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Sea level rise impacts on anurans

Oliveira, S. de, I., Rödder, D., Toledo, L.F.
Vollständiger Titel: 
Potential worldwide impacts of sea level rise on coastal-lowland anurans
Autor/-innen des ZFMK: 
Org. Einordnung: 
Publiziert in: 
North-Western Journal of Zoology
Amphibians, BIOCLIM, climate change, declining populations, species distribution models
Bibliographische Angaben: 
Oliveira, S.de, I., Rödder, D., Toledo, L.F. (2016): Potential worldwide impacts of sea level rise on coastal-lowland anurans. - North-Western Journal of Zoology 12 (1): 91-101; e151802; http://biozoojournals.ro/nwjz/index.html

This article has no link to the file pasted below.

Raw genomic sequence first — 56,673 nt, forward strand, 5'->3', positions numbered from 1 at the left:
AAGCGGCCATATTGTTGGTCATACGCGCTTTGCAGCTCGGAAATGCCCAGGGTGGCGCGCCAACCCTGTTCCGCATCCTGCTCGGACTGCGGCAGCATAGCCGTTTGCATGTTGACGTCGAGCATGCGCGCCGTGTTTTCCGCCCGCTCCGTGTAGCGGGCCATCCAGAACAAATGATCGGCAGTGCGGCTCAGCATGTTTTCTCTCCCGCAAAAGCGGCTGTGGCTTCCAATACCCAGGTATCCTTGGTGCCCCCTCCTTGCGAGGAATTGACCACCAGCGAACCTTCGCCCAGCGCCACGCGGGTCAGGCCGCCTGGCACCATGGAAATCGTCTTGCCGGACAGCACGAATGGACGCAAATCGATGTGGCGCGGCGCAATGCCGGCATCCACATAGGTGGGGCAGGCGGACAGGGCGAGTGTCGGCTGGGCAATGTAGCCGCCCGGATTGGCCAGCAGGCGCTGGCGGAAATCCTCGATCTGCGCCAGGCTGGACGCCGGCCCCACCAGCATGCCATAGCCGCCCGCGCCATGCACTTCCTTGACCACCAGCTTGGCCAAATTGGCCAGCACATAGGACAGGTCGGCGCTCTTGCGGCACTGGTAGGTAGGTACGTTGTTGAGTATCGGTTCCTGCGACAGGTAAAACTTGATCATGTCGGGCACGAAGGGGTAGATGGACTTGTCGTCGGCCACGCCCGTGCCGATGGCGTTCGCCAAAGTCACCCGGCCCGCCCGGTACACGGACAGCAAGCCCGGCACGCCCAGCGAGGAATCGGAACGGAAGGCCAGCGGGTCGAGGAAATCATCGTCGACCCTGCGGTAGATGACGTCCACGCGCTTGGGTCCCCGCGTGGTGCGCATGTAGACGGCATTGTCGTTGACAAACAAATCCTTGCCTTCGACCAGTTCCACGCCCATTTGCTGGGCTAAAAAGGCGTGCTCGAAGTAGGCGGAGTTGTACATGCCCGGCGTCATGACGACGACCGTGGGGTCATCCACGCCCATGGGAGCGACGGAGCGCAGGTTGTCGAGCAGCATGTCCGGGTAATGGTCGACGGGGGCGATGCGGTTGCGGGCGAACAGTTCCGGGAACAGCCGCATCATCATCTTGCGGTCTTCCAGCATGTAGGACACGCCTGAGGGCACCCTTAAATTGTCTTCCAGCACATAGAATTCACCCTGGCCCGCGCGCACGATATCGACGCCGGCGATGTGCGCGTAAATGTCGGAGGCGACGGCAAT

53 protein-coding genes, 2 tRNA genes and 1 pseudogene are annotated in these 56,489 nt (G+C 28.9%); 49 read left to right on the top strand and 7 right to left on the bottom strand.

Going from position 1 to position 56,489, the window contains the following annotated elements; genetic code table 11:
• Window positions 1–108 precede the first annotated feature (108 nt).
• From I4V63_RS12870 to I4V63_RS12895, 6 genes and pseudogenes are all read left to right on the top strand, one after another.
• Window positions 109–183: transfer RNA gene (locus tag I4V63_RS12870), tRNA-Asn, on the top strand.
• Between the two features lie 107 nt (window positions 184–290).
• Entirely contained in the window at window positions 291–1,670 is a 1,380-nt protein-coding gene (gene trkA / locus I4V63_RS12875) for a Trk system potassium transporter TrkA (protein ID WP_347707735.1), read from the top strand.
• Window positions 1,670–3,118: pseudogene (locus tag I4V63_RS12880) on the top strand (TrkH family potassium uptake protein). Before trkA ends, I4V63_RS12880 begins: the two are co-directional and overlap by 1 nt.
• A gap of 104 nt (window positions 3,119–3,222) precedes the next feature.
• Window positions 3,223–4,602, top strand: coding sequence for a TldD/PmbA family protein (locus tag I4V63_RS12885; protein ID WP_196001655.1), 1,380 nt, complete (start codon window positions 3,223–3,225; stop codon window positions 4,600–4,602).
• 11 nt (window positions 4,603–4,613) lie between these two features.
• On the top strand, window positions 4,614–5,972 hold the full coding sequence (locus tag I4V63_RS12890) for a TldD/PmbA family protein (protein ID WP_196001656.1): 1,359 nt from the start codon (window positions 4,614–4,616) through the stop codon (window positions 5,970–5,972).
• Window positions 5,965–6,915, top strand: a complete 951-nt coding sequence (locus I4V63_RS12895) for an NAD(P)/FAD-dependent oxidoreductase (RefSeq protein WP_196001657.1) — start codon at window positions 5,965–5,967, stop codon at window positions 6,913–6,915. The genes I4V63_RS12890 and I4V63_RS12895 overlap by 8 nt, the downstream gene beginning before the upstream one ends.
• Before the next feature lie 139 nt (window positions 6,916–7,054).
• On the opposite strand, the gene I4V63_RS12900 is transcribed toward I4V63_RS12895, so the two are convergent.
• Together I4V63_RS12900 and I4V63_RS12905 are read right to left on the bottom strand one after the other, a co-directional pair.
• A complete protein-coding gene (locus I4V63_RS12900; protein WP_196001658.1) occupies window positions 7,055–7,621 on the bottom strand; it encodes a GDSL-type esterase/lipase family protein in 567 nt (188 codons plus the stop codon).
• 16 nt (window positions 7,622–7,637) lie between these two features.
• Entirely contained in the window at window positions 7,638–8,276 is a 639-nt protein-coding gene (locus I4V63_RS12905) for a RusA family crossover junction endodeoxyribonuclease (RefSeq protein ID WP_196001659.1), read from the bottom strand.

Amphibians are the most severely threatened terrestrial vertebrates and we are witnessing a global decline phenomenon, which is even suggested to be of the same level as the historical mass extinctions. Albeit the myriad of causative stressors identified in the last decades, future sea level rise (SLR) and its impact on coastal terrestrial fauna remains essentially unreported. Even if there is no consensus on the magnitude of the future SLR, several studies suggest that it is likely to be greater than previously reported by the Fourth Assessment Report (AR4) of the Intergovernmental Panel on Climate Change (IPCC). Therefore, it is reasonable to expect severe impacts on the coastal terrestrial fauna at a worldwide scale. Here, we assembled a worldwide data set of coastal-lowland anuran species in an attempt to quantify the potential habitat loss caused by flooding according to different SLR scenarios. We also assessed potential habitat suitability under climate change (CC) in order to evaluate its expected effects on species’ climatic niches, by building species distribution models for three future scenarios (A2a, A1b and B2a). Our results revealed that SLR has the potential to produce negative impacts on ~ 86% of the selected coastal-lowland species in different magnitudes, whereas CC is expected to produce a greater impact on the same taxa. Thus, species predicted to persist under the new climatic conditions may be exposed to effects associated with SLR. Breaking our results down to biogeographic realms, we found that Australasia harboured most amphibian species suffering the dual impacts of SLR and CC. Based on our results, we advocate for the inclusion of potential future impacts of SLR in conservation action plans, anticipating and preventing biodiversity loss.


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